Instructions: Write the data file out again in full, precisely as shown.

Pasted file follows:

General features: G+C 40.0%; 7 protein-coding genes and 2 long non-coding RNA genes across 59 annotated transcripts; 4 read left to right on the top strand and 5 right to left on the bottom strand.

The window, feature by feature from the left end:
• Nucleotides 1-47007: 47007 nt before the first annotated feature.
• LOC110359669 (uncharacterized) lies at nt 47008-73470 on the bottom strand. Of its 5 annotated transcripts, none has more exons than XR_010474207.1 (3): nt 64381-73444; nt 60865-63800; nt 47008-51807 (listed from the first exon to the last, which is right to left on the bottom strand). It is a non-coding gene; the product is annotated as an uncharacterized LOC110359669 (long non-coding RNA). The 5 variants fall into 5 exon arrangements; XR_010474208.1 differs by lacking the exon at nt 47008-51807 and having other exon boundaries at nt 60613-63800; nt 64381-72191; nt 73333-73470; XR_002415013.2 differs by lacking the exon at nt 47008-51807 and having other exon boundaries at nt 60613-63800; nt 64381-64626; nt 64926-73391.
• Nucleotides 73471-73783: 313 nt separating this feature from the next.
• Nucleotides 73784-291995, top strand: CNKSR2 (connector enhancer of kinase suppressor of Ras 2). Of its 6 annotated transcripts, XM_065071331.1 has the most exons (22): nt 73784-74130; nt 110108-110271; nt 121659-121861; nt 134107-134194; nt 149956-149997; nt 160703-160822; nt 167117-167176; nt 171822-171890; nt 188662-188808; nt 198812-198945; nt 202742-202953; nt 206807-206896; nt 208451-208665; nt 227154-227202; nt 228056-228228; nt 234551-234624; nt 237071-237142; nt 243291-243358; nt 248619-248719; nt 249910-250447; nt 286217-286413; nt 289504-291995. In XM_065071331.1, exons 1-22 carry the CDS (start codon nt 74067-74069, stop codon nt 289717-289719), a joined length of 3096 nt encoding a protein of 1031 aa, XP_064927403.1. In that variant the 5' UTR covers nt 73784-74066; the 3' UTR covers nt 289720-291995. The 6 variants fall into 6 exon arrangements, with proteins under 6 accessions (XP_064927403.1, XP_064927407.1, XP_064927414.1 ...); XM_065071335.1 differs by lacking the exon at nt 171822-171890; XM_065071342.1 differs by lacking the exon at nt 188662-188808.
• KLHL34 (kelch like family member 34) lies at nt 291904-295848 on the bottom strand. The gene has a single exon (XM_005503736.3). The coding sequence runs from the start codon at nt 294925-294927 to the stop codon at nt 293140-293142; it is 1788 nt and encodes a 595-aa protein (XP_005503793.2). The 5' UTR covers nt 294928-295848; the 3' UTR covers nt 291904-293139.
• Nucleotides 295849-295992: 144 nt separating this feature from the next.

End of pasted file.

General features: G+C 40.0%; 7 protein-coding genes and 2 long non-coding RNA genes across 59 annotated transcripts; 4 read left to right on the top strand and 5 right to left on the bottom strand.

The window, feature by feature from the left end:
• Nucleotides 1-47007: 47007 nt before the first annotated feature.
• LOC110359669 (uncharacterized) lies at nt 47008-73470 on the bottom strand. Of its 5 annotated transcripts, none has more exons than XR_010474207.1 (3): nt 64381-73444; nt 60865-63800; nt 47008-51807 (listed from the first exon to the last, which is right to left on the bottom strand). It is a non-coding gene; the product is annotated as an uncharacterized LOC110359669 (long non-coding RNA). The 5 variants fall into 5 exon arrangements; XR_010474208.1 differs by lacking the exon at nt 47008-51807 and having other exon boundaries at nt 60613-63800; nt 64381-72191; nt 73333-73470; XR_002415013.2 differs by lacking the exon at nt 47008-51807 and having other exon boundaries at nt 60613-63800; nt 64381-64626; nt 64926-73391.
• Nucleotides 73471-73783: 313 nt separating this feature from the next.
• Nucleotides 73784-291995, top strand: CNKSR2 (connector enhancer of kinase suppressor of Ras 2). Of its 6 annotated transcripts, XM_065071331.1 has the most exons (22): nt 73784-74130; nt 110108-110271; nt 121659-121861; nt 134107-134194; nt 149956-149997; nt 160703-160822; nt 167117-167176; nt 171822-171890; nt 188662-188808; nt 198812-198945; nt 202742-202953; nt 206807-206896; nt 208451-208665; nt 227154-227202; nt 228056-228228; nt 234551-234624; nt 237071-237142; nt 243291-243358; nt 248619-248719; nt 249910-250447; nt 286217-286413; nt 289504-291995. In XM_065071331.1, exons 1-22 carry the CDS (start codon nt 74067-74069, stop codon nt 289717-289719), a joined length of 3096 nt encoding a protein of 1031 aa, XP_064927403.1. In that variant the 5' UTR covers nt 73784-74066; the 3' UTR covers nt 289720-291995. The 6 variants fall into 6 exon arrangements, with proteins under 6 accessions (XP_064927403.1, XP_064927407.1, XP_064927414.1 ...); XM_065071335.1 differs by lacking the exon at nt 171822-171890; XM_065071342.1 differs by lacking the exon at nt 188662-188808.
• KLHL34 (kelch like family member 34) lies at nt 291904-295848 on the bottom strand. The gene has a single exon (XM_005503736.3). The coding sequence runs from the start codon at nt 294925-294927 to the stop codon at nt 293140-293142; it is 1788 nt and encodes a 595-aa protein (XP_005503793.2). The 5' UTR covers nt 294928-295848; the 3' UTR covers nt 291904-293139.
• Nucleotides 295849-295992: 144 nt separating this feature from the next.